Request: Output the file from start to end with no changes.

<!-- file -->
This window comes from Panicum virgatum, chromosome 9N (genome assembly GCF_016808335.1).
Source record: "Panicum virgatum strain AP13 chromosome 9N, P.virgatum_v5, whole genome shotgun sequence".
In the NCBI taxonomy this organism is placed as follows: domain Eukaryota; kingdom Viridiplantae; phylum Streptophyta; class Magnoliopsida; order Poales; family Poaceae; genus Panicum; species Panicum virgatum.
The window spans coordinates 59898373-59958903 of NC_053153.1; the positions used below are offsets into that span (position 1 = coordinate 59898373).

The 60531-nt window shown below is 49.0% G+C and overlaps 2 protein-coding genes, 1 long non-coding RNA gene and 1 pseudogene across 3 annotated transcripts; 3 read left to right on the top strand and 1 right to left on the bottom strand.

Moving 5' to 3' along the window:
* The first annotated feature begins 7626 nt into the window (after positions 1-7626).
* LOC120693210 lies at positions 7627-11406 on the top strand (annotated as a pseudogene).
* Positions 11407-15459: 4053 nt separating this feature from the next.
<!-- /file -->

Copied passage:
This window comes from Panicum virgatum, chromosome 9N (genome assembly GCF_016808335.1).
Source record: "Panicum virgatum strain AP13 chromosome 9N, P.virgatum_v5, whole genome shotgun sequence".
In the NCBI taxonomy this organism is placed as follows: domain Eukaryota; kingdom Viridiplantae; phylum Streptophyta; class Magnoliopsida; order Poales; family Poaceae; genus Panicum; species Panicum virgatum.
The window spans coordinates 59898373-59958903 of NC_053153.1; the positions used below are offsets into that span (position 1 = coordinate 59898373).

The 60531-nt window shown below is 49.0% G+C and overlaps 2 protein-coding genes, 1 long non-coding RNA gene and 1 pseudogene across 3 annotated transcripts; 3 read left to right on the top strand and 1 right to left on the bottom strand.

Moving 5' to 3' along the window:
* The first annotated feature begins 7626 nt into the window (after positions 1-7626).
* LOC120693210 lies at positions 7627-11406 on the top strand (annotated as a pseudogene).
* Positions 11407-15459: 4053 nt separating this feature from the next.